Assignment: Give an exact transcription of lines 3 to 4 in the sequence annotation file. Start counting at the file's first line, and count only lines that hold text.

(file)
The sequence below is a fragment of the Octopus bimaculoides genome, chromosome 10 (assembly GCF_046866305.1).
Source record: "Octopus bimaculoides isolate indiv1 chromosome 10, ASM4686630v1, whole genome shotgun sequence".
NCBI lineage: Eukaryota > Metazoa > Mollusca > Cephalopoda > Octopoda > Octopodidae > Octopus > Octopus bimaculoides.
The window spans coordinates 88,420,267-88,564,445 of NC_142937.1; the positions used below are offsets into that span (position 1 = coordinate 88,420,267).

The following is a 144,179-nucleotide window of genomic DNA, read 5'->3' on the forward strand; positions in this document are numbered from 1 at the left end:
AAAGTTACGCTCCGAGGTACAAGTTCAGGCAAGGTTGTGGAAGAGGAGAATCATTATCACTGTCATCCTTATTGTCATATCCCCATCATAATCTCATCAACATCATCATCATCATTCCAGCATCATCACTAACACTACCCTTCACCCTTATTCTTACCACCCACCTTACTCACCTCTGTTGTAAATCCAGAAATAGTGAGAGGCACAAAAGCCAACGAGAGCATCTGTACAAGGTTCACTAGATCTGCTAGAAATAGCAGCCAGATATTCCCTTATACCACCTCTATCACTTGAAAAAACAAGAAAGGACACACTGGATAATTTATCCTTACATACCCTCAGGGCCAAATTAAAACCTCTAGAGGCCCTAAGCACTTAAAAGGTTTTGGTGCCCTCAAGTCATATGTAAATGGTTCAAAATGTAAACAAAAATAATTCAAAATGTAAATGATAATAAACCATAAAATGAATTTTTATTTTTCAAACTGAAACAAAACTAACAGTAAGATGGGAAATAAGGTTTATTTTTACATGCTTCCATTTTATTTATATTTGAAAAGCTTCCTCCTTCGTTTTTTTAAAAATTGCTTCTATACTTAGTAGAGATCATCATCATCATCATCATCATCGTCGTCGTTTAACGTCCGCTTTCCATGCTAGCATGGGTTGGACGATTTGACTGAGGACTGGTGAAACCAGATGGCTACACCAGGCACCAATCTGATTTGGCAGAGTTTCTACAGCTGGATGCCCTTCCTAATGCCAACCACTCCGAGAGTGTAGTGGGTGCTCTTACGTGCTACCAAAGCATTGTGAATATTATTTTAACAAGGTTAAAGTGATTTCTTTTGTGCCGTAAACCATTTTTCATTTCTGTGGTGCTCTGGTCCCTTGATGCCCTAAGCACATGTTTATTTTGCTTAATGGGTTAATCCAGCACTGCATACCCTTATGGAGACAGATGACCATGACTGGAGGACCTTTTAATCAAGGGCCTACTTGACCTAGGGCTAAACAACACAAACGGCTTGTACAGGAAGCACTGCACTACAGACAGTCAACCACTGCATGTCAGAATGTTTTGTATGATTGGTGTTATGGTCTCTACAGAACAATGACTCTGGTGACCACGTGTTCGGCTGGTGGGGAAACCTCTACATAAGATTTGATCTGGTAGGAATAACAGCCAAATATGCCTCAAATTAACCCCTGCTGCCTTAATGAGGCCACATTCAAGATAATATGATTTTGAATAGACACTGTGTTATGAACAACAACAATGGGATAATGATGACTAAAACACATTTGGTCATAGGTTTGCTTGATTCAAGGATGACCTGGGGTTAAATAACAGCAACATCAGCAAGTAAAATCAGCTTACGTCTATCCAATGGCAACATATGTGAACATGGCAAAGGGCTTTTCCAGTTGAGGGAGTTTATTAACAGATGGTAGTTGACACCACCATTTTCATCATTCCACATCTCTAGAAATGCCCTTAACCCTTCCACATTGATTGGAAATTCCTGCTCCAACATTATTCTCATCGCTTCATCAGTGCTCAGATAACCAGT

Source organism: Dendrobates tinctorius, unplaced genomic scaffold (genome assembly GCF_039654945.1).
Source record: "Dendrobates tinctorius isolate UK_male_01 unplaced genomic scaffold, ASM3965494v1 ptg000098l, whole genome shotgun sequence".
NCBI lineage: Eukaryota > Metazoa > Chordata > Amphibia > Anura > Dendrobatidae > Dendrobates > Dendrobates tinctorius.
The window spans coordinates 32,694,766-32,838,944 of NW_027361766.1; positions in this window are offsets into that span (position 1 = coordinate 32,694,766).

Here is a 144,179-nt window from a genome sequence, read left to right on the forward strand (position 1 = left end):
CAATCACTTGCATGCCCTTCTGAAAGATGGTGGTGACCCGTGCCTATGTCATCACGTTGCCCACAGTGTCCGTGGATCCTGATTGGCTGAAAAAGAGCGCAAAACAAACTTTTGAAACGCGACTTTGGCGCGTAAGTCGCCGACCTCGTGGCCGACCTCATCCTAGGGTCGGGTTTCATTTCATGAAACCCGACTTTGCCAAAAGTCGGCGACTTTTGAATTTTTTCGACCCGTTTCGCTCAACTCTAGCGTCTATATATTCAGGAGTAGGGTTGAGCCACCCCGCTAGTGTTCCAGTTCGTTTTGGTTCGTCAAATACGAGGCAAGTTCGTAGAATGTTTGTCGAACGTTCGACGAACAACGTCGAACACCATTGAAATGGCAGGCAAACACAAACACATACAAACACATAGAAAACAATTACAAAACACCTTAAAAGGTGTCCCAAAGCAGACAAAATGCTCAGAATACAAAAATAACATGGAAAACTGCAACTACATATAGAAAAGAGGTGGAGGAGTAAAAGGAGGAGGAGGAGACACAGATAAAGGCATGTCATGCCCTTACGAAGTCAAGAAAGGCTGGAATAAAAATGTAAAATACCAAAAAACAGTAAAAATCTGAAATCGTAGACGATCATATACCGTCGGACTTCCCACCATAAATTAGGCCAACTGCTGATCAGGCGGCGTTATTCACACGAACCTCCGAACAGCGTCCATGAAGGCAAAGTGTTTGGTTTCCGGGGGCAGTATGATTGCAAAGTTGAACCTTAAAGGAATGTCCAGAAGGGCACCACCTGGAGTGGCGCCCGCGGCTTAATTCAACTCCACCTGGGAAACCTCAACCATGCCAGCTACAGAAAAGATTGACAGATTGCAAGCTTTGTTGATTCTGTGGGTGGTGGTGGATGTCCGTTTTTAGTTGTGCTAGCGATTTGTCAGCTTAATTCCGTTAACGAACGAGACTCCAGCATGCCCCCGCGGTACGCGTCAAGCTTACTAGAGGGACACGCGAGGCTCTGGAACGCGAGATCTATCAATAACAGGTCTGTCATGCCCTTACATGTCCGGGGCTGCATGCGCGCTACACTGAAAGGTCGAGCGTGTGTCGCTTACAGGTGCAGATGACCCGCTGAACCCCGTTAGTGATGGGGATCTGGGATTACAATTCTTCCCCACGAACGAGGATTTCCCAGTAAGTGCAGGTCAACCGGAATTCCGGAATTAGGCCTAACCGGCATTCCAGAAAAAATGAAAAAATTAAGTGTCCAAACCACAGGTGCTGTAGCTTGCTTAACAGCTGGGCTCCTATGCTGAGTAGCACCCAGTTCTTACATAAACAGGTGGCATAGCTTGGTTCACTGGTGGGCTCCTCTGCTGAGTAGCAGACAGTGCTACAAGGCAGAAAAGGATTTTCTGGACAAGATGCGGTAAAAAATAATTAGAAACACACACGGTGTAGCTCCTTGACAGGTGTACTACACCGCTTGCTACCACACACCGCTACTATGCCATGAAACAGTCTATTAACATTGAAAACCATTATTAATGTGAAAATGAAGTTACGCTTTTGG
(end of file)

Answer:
NCBI lineage: Eukaryota > Metazoa > Mollusca > Cephalopoda > Octopoda > Octopodidae > Octopus > Octopus bimaculoides.
The window spans coordinates 88,420,267-88,564,445 of NC_142937.1; the positions used below are offsets into that span (position 1 = coordinate 88,420,267).